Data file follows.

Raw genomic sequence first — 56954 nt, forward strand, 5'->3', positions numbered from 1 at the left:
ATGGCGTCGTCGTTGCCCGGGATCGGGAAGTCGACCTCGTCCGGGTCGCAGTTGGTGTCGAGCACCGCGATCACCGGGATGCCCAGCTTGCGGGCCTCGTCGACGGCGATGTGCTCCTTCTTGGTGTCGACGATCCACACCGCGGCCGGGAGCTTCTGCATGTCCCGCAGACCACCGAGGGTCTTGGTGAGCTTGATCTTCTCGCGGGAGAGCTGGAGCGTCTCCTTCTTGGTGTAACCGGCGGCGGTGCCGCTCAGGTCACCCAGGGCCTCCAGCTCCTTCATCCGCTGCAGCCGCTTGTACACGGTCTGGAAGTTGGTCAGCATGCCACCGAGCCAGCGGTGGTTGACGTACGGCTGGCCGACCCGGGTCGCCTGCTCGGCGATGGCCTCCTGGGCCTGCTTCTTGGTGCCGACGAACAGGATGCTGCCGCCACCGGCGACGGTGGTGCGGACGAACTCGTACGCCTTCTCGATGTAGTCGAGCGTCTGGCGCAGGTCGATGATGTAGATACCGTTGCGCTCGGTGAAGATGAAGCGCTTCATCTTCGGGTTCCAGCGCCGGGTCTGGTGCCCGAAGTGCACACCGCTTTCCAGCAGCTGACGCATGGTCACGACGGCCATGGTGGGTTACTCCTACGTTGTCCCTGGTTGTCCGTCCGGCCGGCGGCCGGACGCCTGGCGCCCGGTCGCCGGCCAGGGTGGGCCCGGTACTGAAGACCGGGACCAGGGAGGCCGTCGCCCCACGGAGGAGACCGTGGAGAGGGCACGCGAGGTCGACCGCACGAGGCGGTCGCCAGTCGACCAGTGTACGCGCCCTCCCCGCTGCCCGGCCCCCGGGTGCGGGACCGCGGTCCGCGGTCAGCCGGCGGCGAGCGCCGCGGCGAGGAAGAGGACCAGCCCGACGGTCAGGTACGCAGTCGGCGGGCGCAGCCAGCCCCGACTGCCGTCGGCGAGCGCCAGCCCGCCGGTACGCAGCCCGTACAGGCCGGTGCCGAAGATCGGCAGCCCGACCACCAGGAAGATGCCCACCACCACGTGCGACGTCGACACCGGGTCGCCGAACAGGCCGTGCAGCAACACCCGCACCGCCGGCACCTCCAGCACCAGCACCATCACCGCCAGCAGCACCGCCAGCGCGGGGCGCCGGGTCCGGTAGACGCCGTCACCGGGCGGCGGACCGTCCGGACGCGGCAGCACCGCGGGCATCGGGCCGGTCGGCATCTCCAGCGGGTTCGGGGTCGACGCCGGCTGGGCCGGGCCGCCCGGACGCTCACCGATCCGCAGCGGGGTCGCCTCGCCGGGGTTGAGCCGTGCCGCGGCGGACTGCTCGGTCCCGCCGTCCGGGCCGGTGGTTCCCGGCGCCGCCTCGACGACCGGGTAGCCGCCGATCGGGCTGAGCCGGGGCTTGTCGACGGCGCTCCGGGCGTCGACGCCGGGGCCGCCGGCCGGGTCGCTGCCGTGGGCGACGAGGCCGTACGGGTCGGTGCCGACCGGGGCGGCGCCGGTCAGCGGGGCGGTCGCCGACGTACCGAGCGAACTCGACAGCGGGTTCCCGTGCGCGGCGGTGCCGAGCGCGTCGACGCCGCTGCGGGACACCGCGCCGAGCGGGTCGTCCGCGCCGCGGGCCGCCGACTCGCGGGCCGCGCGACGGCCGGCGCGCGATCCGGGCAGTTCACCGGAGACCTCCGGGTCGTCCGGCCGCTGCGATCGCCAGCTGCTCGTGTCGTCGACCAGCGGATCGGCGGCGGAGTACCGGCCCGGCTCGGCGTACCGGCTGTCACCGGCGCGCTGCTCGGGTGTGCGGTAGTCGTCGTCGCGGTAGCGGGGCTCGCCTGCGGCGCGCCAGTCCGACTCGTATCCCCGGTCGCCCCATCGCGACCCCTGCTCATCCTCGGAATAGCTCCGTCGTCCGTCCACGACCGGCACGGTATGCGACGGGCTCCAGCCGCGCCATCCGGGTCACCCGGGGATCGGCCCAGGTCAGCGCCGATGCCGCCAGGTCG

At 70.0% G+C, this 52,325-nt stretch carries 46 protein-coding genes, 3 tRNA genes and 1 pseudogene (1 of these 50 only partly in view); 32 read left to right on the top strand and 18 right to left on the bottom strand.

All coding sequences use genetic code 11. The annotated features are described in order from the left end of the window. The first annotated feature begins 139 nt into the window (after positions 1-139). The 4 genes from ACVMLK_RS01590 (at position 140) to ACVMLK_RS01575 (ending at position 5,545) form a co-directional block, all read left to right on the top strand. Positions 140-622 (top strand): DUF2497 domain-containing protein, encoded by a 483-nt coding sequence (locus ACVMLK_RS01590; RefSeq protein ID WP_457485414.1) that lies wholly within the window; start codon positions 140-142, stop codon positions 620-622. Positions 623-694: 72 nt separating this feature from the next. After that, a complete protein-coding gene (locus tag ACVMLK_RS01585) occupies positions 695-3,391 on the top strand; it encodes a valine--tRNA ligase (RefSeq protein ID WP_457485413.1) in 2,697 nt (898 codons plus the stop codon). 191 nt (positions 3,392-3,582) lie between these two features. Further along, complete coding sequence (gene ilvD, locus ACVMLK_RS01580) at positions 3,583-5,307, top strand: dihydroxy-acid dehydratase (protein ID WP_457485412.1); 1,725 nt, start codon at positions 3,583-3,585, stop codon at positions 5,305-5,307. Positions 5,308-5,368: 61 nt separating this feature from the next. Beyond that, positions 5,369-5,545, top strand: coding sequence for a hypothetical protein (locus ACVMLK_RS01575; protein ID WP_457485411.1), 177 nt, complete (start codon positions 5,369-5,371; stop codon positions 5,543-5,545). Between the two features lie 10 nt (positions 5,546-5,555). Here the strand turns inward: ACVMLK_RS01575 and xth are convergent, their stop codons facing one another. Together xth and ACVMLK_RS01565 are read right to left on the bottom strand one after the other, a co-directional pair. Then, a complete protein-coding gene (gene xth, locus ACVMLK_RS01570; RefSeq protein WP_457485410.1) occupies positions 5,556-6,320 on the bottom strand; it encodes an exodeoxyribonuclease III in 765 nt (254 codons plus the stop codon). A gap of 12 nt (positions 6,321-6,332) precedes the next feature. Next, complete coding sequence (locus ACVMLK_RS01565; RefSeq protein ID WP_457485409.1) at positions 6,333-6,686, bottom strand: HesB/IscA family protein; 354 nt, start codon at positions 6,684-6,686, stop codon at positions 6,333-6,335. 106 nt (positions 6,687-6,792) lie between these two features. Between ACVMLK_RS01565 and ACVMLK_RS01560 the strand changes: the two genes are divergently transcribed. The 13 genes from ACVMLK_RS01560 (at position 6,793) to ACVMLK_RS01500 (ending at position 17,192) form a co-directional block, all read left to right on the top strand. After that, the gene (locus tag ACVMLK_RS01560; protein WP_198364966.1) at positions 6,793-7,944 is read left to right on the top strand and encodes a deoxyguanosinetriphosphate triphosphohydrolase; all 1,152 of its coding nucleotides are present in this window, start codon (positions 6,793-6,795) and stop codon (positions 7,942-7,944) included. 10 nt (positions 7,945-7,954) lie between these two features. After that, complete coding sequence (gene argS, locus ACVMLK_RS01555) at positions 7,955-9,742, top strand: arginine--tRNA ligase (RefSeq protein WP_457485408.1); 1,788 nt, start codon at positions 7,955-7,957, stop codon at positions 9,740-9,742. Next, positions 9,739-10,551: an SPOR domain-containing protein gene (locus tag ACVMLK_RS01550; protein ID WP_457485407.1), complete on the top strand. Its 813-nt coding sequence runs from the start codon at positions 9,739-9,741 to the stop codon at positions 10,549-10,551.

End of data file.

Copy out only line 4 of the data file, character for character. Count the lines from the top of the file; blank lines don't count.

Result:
All coding sequences use genetic code 11. The annotated features are described in order from the left end of the window. The first annotated feature begins 139 nt into the window (after positions 1-139). The 4 genes from ACVMLK_RS01590 (at position 140) to ACVMLK_RS01575 (ending at position 5,545) form a co-directional block, all read left to right on the top strand. Positions 140-622 (top strand): DUF2497 domain-containing protein, encoded by a 483-nt coding sequence (locus ACVMLK_RS01590; RefSeq protein ID WP_457485414.1) that lies wholly within the window; start codon positions 140-142, stop codon positions 620-622. Positions 623-694: 72 nt separating this feature from the next. After that, a complete protein-coding gene (locus tag ACVMLK_RS01585) occupies positions 695-3,391 on the top strand; it encodes a valine--tRNA ligase (RefSeq protein ID WP_457485413.1) in 2,697 nt (898 codons plus the stop codon). 191 nt (positions 3,392-3,582) lie between these two features. Further along, complete coding sequence (gene ilvD, locus ACVMLK_RS01580) at positions 3,583-5,307, top strand: dihydroxy-acid dehydratase (protein ID WP_457485412.1); 1,725 nt, start codon at positions 3,583-3,585, stop codon at positions 5,305-5,307. Positions 5,308-5,368: 61 nt separating this feature from the next. Beyond that, positions 5,369-5,545, top strand: coding sequence for a hypothetical protein (locus ACVMLK_RS01575; protein ID WP_457485411.1), 177 nt, complete (start codon positions 5,369-5,371; stop codon positions 5,543-5,545). Between the two features lie 10 nt (positions 5,546-5,555). Here the strand turns inward: ACVMLK_RS01575 and xth are convergent, their stop codons facing one another. Together xth and ACVMLK_RS01565 are read right to left on the bottom strand one after the other, a co-directional pair. Then, a complete protein-coding gene (gene xth, locus ACVMLK_RS01570; RefSeq protein WP_457485410.1) occupies positions 5,556-6,320 on the bottom strand; it encodes an exodeoxyribonuclease III in 765 nt (254 codons plus the stop codon). A gap of 12 nt (positions 6,321-6,332) precedes the next feature. Next, complete coding sequence (locus ACVMLK_RS01565; RefSeq protein ID WP_457485409.1) at positions 6,333-6,686, bottom strand: HesB/IscA family protein; 354 nt, start codon at positions 6,684-6,686, stop codon at positions 6,333-6,335. 106 nt (positions 6,687-6,792) lie between these two features. Between ACVMLK_RS01565 and ACVMLK_RS01560 the strand changes: the two genes are divergently transcribed. The 13 genes from ACVMLK_RS01560 (at position 6,793) to ACVMLK_RS01500 (ending at position 17,192) form a co-directional block, all read left to right on the top strand. After that, the gene (locus tag ACVMLK_RS01560; protein WP_198364966.1) at positions 6,793-7,944 is read left to right on the top strand and encodes a deoxyguanosinetriphosphate triphosphohydrolase; all 1,152 of its coding nucleotides are present in this window, start codon (positions 6,793-6,795) and stop codon (positions 7,942-7,944) included. 10 nt (positions 7,945-7,954) lie between these two features. After that, complete coding sequence (gene argS, locus ACVMLK_RS01555) at positions 7,955-9,742, top strand: arginine--tRNA ligase (RefSeq protein WP_457485408.1); 1,788 nt, start codon at positions 7,955-7,957, stop codon at positions 9,740-9,742. Next, positions 9,739-10,551: an SPOR domain-containing protein gene (locus tag ACVMLK_RS01550; protein ID WP_457485407.1), complete on the top strand. Its 813-nt coding sequence runs from the start codon at positions 9,739-9,741 to the stop codon at positions 10,549-10,551.